BBC director-general Mark Thompson caught the headlines last week when he gave a speech analysing the causes and effects of the ‘drop in trust in public institutions'. Acknowledging the BBC's troubles with this issue, thanks to a series of gaffes, he managed to spread the blame a little. His argument was that the public's trust in anything government-related is on the decline.
But, according to Edelman's ninth annual Trust Barometer, published this week, the picture is much less bleak when you talk to what the agency terms the ‘opinion-forming elite'. These are the university-educated, heavy media consumers with an income in the top 25 per cent.
Research firm StrategyOne interviewed 200 of them in the UK as part of Edelman's global survey, 150 in the 35 to 64 age group and 50 who are 25-34 (the first time younger people have been included in the survey).
The rather surprising news from the older age group is that they are feeling far more trusting than a year ago. Trust in the media jumped from 19 per cent to 38 per cent, while 34 per cent of this group said they trusted the Government - a big leap from the 16 per cent who trusted the UK's political leadership last year.
What could account for this sudden rush of trust, particularly when poll after poll over the past year has documented the public's declining level of confidence in the media?
Perhaps the group of people polled take a more philosophical view of the ‘scandals' that have emerged from broadcasters?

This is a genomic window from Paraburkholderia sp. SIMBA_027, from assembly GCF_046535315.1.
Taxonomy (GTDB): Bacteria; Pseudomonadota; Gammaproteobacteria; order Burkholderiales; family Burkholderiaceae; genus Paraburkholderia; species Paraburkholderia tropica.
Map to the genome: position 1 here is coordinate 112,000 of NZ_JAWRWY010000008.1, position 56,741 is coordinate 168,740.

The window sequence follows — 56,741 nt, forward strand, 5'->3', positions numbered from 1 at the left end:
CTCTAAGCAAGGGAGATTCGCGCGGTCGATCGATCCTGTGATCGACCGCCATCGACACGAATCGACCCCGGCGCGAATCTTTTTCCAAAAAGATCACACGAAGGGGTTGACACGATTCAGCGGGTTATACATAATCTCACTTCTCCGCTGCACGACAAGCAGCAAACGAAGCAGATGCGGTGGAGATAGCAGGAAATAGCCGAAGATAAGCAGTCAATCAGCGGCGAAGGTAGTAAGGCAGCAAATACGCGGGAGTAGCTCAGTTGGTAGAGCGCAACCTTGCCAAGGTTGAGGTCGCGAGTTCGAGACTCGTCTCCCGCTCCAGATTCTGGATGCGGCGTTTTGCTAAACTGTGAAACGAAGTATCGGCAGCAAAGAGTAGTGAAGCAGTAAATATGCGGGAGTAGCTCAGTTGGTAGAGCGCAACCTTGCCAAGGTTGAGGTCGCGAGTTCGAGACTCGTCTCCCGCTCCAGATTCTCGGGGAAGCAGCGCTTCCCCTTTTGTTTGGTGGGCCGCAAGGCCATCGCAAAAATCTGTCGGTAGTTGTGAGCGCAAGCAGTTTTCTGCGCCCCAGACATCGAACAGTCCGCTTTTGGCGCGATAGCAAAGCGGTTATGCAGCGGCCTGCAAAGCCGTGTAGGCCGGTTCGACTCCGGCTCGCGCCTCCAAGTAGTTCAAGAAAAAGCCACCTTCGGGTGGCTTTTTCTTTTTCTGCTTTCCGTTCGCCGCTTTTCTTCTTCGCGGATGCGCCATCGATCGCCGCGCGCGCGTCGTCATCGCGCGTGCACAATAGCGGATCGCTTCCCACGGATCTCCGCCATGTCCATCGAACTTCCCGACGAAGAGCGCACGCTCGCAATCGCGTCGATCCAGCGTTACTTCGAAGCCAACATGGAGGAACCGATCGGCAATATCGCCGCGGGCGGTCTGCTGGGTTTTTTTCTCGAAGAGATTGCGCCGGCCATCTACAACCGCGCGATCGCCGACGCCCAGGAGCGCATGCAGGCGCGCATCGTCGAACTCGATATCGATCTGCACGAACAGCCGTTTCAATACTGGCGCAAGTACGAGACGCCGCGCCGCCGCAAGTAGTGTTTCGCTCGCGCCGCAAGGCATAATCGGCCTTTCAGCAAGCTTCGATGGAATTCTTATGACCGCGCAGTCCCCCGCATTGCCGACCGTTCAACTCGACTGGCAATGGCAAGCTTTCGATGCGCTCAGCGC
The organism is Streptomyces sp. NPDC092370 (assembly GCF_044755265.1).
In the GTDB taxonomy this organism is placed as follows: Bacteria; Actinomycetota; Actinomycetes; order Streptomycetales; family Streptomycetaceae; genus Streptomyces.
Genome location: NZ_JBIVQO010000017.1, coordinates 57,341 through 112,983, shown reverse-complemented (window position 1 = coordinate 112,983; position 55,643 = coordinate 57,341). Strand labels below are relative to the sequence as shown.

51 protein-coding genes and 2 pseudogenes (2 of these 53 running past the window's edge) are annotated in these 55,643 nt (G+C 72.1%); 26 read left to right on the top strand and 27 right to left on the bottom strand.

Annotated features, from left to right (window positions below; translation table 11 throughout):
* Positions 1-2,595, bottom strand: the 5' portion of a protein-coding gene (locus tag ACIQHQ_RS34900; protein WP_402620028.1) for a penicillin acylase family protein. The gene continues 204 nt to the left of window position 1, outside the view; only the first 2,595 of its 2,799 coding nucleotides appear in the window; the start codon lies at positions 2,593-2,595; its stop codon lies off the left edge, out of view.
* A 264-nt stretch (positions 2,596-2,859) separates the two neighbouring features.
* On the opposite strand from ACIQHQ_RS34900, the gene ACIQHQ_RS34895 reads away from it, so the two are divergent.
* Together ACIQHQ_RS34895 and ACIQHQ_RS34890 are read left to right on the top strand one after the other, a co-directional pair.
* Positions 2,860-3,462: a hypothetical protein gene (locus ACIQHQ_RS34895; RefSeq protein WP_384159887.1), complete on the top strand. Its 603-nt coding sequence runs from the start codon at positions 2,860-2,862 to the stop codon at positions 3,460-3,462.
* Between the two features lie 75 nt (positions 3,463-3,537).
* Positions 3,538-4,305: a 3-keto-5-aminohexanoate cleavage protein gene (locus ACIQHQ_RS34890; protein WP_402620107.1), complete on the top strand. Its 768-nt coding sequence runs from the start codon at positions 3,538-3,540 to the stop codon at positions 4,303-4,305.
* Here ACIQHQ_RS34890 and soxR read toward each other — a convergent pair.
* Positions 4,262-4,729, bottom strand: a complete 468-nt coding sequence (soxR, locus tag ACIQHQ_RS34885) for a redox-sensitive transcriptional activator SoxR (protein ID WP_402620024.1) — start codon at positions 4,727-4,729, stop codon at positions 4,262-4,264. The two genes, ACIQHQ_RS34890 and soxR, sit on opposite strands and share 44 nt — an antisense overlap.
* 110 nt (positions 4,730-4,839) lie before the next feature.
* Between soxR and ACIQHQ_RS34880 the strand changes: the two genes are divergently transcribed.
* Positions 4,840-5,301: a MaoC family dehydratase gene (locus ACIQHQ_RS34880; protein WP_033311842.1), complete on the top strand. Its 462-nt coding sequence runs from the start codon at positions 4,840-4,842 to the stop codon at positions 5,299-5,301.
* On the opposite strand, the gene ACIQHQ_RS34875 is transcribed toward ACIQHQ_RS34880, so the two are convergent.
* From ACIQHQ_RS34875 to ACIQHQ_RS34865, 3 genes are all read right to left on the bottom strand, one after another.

As Edelman UK CEO Robert Phillips observes: ‘The Barometer surveys the opinion-forming elite, not large swathes of the British public. While British institutions can draw comfort from the return of trust among the opinion elite, we may be witnessing the beginnings of a significant social fragmentation.'
As for the views on Government, it is tempting to believe Gordon Brown taking over power has boosted public trust. But a glance at supplementary research undertaken by StrategyOne earlier this month shows that Brown's personal levels of trust, while possibly better than
Tony Blair's in his final months at Number 10, are far from satisfactory (see pie chart).
Edelman's poll held other surprises. The 35- to 64-year-olds have become more trusting of energy firms this year - up from 34 per cent to 45 per cent. Phillips thinks this can be attributed to the rise in responsibility and integrity as key factors in driving trust: ‘The
energy sector has been seen to be addressing climate change and developing cleaner, greener solutions.'